If you pick up The Wall Street Journal today, it is about how all of this big data is being used to shift the manufacturing competitive advantage, and what everybody is thinking to the minute, with tweets and so forth. It is really transforming the interests of people, business, politics, organizations, and governments.
WashingtonExec: What about dark data?
Ed Granstedt: Dark data is just another source of data. If we look at how we get certain kinds of data from the internet, dark data usually refers to stuff that is not indexed and not picked up by the traditional search engine. Quite frankly, is dark data really dark? I think that we might overplay that term.
WashingtonExec: How would you say big data, cloud computing, and mobility are connected?
Ed Granstedt: They all enable each other and over time, they all are going to create goods and services that we can’t imagine today. We saw the same things happen with the Internet in 1990s and manufacturing in the 1980s. When things get put out there in a common way, it allows a lot of innovation to occur, and that drives all kinds of possibilities.
The cloud is that common space and it is being created today. The data in the cloud unlocks those possibilities and with prices coming down over time it will enable the proliferation of goods and services. Mobility is an interesting piece to this in that it operates on both sides. It is creating this huge amount of data that cloud and big data are operating on because that is how we interface with the world today, as it provides a platform for consumption of all kinds of data, applications, and problem solving. The component that connects them all together are those applications and analytics that are delivered to us, enabling us to do new and more exciting things.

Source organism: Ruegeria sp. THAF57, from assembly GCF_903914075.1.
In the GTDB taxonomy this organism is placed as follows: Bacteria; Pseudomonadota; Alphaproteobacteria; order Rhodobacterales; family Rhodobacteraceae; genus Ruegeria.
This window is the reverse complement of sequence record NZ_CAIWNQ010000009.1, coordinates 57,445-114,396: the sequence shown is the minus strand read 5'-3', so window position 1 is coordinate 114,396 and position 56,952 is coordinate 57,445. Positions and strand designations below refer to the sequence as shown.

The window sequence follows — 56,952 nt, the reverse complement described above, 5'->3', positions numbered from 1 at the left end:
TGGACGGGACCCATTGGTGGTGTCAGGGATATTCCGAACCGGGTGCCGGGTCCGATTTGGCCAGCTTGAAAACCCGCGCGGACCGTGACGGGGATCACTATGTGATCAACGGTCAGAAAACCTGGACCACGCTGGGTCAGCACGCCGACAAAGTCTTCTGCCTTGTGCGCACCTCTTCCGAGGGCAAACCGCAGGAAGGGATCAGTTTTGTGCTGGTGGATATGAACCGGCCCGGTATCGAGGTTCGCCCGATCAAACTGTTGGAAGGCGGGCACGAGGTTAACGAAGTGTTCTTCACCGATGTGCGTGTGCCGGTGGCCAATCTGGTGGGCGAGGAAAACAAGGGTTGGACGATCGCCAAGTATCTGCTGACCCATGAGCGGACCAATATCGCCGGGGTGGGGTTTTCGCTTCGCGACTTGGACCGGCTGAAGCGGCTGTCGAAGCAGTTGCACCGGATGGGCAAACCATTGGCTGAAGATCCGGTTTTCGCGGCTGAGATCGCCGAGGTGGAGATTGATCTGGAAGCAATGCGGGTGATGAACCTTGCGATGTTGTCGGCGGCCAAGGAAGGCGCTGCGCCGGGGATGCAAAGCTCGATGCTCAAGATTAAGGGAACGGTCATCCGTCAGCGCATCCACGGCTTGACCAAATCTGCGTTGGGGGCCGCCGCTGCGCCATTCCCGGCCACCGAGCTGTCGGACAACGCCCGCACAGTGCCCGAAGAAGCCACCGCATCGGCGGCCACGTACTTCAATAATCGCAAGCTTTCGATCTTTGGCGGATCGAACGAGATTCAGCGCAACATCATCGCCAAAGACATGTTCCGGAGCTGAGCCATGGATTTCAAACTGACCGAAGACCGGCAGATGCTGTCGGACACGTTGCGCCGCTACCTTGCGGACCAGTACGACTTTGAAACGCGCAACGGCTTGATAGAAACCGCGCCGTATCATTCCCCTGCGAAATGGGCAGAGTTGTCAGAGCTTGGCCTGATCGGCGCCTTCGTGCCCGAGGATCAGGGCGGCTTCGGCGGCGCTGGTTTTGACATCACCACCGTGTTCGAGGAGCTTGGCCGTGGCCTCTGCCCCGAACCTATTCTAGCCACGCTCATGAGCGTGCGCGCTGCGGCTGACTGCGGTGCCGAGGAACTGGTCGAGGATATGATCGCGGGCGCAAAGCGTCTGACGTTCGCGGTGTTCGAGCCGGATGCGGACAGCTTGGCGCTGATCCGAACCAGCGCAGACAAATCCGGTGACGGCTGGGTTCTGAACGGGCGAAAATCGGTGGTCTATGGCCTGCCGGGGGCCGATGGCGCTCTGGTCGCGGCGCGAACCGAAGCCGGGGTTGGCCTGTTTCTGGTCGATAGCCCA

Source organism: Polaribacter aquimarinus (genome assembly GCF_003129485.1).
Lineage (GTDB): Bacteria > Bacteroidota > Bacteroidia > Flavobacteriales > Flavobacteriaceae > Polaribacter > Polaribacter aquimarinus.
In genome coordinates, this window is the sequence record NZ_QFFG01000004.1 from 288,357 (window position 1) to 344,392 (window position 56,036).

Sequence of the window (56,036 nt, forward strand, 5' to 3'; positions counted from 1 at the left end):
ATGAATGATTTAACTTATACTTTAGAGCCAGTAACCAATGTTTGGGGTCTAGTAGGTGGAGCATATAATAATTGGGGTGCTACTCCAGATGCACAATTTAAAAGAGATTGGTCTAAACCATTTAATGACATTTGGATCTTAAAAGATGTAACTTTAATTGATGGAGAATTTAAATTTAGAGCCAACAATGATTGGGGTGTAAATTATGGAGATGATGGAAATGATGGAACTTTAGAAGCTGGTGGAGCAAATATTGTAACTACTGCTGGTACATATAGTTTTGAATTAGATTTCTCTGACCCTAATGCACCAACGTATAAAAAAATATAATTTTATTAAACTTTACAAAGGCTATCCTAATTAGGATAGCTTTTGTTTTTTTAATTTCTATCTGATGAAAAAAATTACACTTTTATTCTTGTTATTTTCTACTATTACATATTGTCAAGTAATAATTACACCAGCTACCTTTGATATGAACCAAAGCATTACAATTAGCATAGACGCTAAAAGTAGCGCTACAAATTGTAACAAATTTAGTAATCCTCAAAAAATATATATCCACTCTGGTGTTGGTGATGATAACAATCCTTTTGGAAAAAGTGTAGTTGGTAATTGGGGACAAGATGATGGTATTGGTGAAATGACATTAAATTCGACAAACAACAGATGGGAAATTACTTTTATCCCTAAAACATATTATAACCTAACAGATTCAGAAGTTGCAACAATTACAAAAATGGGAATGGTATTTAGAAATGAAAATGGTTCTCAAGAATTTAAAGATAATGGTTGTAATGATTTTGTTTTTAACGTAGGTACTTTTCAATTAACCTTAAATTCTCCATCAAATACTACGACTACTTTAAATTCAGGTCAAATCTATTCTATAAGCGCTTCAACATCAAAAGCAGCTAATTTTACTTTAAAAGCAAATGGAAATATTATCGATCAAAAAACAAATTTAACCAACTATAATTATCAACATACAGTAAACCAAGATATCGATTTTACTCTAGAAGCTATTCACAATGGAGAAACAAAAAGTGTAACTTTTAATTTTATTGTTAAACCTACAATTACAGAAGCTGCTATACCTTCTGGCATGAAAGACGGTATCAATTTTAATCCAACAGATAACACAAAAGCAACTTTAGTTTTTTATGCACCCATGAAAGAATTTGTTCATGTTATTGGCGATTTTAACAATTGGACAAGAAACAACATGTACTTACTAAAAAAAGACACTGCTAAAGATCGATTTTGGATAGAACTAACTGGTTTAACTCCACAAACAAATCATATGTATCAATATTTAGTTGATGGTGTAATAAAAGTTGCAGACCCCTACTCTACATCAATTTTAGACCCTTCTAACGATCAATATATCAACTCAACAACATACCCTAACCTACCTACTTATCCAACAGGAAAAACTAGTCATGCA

WashingtonExec: What are your thoughts on BYOD? Are you a proponent of it?
Ed Granstedt: From a personal perspective, I don’t like being bound to something selected by a corporation as the device and the app that I have to run. We are moving into this age of openness to the devices and I really do think that is the way to go. We have to do it in a thoughtful way because the devices that we bring to the table and the data that we manage pose security challenges and intellectual property challenges.
“I do really think that we, as humans, do better when we get control over our environment and articulate and customize our environments in a way that maximizes our workflow and styles of productivity.”
WashingtonExec: What is your favorite app?
Ed Granstedt: It is some sort of mapping capability on my phone because I am directionally challenged. I’m always going places that I have not been to before and I have to figure out how to get there and these things save me more often than not. I think it is really important – the advances there that will tell us where we are at the moment, what others are thinking, where to go, what to eat, how best to get there, and what time, etc, to enable us to make all of these personal decisions.
WashingtonExec: What was your first job?
Ed Granstedt: My very first job was a paper route, but my second job was much more interesting. I grew up in California and just up the street from us was a gentleman named Dr. Noyce, and he was one of the co-inventors of the integrated circuit. During my summers, I would be on his estate, going around with a hose to every individual tree, which was about 5 to 6 acres and watering them. It really made an impression upon me at the time; if you are really good at something technically, you can go quite far in this world and make a difference.